Professionalization with various societies spurred credibility for the constellation of PR firms and workers. These included the founding of the Public Relations Society of America in 1948, The International Public Relations Association in 1955, and The International Association of Business Communicators in 1970. Over the years, the whole field of corporate PR has been witness to some of the more stunning 'massifications' of the public mind.

Acceptance or consensus for items that in any normal circumstance - and devoid of the 'spin' - would be seen for the nonsense they are. These include:

- acceptance and use of an industrial waste phosphate fertilizer spinoff (HFA - or hydro flourosilicic acid) for fluoridation of drinking water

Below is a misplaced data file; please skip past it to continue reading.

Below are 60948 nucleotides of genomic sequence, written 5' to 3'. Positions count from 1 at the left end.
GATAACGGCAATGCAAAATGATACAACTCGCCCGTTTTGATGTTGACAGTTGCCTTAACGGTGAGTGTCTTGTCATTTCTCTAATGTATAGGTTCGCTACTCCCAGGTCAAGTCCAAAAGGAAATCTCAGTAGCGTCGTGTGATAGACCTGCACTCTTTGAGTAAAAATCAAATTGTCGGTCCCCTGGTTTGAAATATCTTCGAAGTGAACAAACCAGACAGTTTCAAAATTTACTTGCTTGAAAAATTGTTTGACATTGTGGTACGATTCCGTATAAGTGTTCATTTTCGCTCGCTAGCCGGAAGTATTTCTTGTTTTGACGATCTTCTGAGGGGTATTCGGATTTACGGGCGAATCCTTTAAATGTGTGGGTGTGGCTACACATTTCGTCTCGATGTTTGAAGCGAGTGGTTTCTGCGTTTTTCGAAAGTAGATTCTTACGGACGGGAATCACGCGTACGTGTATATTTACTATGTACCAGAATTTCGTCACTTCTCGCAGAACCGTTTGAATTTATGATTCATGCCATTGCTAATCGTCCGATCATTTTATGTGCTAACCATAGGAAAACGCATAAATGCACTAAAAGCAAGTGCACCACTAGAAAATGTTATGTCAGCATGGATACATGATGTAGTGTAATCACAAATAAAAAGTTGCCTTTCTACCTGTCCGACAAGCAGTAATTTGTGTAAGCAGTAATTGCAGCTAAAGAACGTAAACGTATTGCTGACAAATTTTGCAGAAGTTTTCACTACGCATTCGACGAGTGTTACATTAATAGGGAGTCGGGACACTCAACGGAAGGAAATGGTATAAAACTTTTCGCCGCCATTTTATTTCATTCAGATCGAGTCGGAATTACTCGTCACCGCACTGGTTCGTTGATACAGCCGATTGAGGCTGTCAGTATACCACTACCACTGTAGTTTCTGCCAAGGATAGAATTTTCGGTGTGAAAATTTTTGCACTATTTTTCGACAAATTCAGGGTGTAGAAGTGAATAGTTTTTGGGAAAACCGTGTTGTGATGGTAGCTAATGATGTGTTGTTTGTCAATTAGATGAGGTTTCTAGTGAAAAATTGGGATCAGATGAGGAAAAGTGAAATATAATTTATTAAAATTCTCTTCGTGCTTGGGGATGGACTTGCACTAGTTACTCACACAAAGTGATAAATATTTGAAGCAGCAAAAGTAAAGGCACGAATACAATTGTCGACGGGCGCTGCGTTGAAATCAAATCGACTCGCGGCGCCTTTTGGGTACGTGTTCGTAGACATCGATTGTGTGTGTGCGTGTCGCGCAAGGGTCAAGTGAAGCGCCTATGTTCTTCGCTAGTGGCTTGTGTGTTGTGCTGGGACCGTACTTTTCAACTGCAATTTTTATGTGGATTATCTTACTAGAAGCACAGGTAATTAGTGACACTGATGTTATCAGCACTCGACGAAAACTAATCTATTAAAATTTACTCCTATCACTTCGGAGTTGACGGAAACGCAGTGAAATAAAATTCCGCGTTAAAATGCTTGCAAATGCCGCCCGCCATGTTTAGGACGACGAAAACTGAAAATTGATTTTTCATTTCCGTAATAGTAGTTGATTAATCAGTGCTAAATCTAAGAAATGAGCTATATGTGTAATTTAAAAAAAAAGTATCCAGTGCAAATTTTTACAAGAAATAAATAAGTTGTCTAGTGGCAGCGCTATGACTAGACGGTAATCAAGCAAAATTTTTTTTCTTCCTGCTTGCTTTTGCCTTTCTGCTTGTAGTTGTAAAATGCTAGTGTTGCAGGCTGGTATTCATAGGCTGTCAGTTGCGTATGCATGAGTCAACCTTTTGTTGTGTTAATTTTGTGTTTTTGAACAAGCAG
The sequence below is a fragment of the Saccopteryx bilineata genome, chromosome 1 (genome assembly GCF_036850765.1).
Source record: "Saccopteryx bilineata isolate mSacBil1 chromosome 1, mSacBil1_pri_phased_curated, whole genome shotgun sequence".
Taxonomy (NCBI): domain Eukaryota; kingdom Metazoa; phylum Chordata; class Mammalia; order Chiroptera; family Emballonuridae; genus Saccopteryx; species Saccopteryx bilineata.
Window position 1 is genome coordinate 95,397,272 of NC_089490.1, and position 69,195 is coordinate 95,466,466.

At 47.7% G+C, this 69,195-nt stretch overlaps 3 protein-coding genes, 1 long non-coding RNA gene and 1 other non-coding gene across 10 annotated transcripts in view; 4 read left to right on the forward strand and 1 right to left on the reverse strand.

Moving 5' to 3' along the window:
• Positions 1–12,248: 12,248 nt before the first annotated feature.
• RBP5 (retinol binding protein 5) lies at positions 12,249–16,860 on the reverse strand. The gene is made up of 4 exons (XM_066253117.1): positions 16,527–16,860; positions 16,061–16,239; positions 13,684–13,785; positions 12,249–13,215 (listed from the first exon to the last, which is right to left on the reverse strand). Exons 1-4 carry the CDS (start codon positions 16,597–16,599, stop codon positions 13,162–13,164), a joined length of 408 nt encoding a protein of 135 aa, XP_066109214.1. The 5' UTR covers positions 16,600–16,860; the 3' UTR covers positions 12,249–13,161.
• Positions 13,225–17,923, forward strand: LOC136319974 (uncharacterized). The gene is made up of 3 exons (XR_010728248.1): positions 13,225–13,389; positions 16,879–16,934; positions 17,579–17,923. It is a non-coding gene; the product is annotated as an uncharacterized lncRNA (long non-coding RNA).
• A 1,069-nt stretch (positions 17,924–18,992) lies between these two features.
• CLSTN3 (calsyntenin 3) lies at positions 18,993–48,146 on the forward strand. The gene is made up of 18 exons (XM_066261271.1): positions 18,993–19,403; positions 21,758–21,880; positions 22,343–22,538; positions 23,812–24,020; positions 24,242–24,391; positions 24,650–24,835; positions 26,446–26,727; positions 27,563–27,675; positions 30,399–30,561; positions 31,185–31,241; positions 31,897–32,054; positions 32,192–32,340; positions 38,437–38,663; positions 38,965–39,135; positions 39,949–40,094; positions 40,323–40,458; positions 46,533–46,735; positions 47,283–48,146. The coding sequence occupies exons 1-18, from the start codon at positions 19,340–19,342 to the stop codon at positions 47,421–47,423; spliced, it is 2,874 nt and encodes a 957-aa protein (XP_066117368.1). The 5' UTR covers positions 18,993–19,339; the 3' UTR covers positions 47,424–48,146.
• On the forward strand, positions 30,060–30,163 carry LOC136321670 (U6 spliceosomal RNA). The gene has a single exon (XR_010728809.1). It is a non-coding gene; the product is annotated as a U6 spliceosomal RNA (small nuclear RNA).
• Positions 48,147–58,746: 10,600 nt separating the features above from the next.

- general acceptance & use of highly toxic chemicals - endocrine disruptors, i.e. in pesticides or weedicides, without full awareness of their deleterious effects

- acceptance that 'fats' in foods are the culprits in causing various cancers, as opposed to environmental carcinogens such as toxic chemicals (for which there is hundreds of times more evidence)

- the naive belief that global warming arises from 'natural cycles' rather than anthropogenic sources, despite there being vast accumulations of evidence for the latter.

- the belief that the year 2000 commenced the 'new millennium' - to enable marketers to take advantage of prospective customers earlier, and drumbeat them into expensive celebrations, trips etc.